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Would-Be Peacemaker Has Many Silent Enemies in Hometown With PM-Northern Ireland

March 26, 1993

ENNISKILLEN, Northern Ireland (AP) _ Many people call Gordon Wilson brave for demanding face-to-face talks with the Irish Republican Army, which killed his daughter five years ago.

But the retired Protestant businessman’s most courageous step may have been to defy his own neighbors - people who believe that IRA bombers deserve an eye for an eye, not the forgiveness he offered them.

″I know my decision to speak with the IRA will anger many people who misunderstand me,″ Wilson said in an interview with The Associated Press.

″But as I have said since the day they (the IRA) took away my daughter, I must follow God’s law, not man’s. He teaches us that we must forgive those who trespass against us.″

On Thursday, the IRA accepted the invitation for talks that Wilson made after an IRA bomb killed a 3-year-old boy in England last week. When they meet, Wilson said he hoped to persuade IRA leaders to end their 23-year war against British rule of Northern Ireland.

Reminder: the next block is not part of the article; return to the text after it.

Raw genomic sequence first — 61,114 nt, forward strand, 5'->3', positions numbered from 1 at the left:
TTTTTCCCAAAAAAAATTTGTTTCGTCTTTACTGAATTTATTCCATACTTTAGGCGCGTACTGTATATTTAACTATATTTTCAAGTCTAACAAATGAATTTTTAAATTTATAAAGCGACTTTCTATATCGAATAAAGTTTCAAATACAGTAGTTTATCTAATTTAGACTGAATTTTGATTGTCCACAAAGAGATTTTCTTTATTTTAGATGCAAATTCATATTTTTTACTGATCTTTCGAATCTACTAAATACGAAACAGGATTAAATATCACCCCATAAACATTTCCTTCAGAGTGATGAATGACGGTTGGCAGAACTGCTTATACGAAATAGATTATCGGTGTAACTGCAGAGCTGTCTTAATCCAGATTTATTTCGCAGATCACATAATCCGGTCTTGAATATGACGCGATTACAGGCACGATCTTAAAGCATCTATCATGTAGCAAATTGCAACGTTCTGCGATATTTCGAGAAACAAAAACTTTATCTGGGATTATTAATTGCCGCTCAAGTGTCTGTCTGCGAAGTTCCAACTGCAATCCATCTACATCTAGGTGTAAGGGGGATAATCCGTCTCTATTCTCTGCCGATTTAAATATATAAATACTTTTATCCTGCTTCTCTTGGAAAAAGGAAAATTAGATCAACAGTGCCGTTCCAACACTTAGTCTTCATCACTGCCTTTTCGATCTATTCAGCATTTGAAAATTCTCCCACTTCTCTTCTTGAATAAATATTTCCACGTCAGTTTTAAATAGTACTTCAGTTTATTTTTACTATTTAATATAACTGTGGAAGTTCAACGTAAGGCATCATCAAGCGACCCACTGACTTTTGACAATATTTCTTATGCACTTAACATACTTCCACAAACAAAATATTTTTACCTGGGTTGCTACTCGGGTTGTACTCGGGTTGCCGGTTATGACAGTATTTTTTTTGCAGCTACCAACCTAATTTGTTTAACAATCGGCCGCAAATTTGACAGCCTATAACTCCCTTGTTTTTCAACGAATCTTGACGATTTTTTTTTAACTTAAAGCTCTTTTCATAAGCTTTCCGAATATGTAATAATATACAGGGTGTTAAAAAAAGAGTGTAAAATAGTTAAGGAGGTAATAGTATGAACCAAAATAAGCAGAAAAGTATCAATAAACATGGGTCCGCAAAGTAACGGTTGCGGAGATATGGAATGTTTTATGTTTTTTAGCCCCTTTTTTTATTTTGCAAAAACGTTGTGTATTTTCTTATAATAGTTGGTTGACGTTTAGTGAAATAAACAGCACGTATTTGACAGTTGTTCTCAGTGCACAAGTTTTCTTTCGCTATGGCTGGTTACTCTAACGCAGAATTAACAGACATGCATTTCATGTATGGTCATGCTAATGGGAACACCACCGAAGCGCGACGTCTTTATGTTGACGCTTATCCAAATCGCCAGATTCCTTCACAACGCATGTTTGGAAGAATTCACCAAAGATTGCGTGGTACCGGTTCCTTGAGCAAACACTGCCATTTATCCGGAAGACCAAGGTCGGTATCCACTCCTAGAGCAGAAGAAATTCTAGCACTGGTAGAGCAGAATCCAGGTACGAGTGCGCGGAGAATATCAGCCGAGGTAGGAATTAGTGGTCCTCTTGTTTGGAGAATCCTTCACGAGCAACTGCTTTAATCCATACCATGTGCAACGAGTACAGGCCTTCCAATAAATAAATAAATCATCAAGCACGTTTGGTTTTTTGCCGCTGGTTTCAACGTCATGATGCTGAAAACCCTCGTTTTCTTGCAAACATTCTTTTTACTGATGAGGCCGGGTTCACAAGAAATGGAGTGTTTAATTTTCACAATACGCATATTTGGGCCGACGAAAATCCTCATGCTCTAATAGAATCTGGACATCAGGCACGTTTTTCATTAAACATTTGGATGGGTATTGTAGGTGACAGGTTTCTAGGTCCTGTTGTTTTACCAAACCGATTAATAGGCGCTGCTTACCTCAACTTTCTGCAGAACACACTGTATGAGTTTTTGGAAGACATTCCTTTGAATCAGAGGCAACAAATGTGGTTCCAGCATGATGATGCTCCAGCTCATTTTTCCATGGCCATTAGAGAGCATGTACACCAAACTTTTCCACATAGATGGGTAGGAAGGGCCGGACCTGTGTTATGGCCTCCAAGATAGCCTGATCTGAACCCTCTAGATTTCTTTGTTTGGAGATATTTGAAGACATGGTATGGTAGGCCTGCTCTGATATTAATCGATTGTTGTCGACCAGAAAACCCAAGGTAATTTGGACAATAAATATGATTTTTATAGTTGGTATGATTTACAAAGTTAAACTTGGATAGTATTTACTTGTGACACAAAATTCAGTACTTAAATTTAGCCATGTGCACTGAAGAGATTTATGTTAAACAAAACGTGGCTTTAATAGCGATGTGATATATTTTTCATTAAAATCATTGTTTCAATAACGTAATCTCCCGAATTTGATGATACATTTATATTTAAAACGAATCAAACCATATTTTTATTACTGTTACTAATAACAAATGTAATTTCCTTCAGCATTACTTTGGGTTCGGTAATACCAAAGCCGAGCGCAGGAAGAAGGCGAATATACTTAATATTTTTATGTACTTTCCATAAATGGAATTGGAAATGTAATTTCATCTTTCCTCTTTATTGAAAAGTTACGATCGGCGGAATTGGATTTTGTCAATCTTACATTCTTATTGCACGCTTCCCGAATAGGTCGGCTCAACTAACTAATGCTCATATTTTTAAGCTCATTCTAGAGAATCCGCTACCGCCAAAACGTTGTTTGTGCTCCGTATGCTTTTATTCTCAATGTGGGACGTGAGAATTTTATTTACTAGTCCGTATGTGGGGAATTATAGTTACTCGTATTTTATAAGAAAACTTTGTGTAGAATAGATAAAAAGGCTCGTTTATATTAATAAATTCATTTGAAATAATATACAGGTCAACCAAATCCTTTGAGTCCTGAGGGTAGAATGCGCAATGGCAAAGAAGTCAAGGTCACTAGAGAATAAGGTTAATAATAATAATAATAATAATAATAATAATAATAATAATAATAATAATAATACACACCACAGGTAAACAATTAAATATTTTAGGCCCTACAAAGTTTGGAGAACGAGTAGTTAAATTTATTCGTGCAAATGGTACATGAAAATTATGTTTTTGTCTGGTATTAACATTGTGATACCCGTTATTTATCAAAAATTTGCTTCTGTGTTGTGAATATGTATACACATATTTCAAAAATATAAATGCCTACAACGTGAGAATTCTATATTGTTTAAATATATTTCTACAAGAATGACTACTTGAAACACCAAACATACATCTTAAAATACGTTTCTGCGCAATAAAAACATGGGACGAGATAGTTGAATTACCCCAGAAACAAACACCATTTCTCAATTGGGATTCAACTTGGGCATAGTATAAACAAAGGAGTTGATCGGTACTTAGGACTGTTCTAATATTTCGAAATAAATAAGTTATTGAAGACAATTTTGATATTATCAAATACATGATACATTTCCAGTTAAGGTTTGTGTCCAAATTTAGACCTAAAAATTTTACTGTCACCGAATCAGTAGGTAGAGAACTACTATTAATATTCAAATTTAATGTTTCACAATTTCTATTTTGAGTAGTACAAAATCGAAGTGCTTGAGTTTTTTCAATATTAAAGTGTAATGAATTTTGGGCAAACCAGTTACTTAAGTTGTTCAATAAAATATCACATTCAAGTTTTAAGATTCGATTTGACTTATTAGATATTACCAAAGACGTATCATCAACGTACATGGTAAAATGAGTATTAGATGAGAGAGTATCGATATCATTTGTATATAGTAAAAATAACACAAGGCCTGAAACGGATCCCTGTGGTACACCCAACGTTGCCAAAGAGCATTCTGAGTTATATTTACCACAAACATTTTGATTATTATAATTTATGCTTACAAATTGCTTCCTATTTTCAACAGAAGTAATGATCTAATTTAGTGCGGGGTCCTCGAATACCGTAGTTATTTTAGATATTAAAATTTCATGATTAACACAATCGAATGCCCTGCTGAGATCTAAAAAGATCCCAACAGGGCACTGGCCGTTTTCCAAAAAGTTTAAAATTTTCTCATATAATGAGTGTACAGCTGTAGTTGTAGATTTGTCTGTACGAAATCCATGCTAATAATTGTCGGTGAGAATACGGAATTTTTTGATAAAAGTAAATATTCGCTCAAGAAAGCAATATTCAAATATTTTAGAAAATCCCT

Many Protestants have never forgiven Wilson, 65, for taking the media spotlight after the IRA bombed a war memorial service in November 1987, killing 11 people and wounding 60. His 20-year-old daughter, Marie, died while holding his hand under the rubble of a collapsed wall.

As a devout Methodist, he felt it right to forgive the IRA, rooted in Northern Ireland’s Roman Catholic minority. ″I bear no ill will. I bear no grudge,″ he said at the time, in an interview that gained world attention.

Though Wilson may be admired in Dublin and London, in the rolling lakeland of County Fermanagh many people think he’s out of line.

″A lot of people here are fed up with Gordon Wilson,″ said Bert Johnston, 56, a furniture upholsterer and member of the Protestant-based Democratic Unionist Party, which staunchly opposes talking with the IRA.

″There is nothing to be gained from talking to the men that butchered his daughter,″ Johnston said. ″Wilson is just throwing the IRA a lifeline.″

The Rev. Ivan Carson, a Methodist minister in Enniskillen, said criticism was inevitable.

″Some people also fear for Gordon, that by talking to the IRA he is leaving himself vulnerable,″ Carson said. ″In this country people can shoot you and dress it up in political language.″

Like most locals, the minister felt Wilson would not make headway with the IRA.

″Gordon is trying to achieve a conversion - a fundamental change - in their philosophy of killing,″ Carson said. ″If anyone can do that he can, because he has the faith. But I would not be too optimistic.″

Pauline Leary, a reporter at the weekly Fermanagh Herald, read mostly by Enniskillen’s Catholics, said she could understand Protestant suspicions.

″The Protestant community has suffered terribly at the hands of the IRA, so it is understandable that they would find it too hard to forgive,″ she said.

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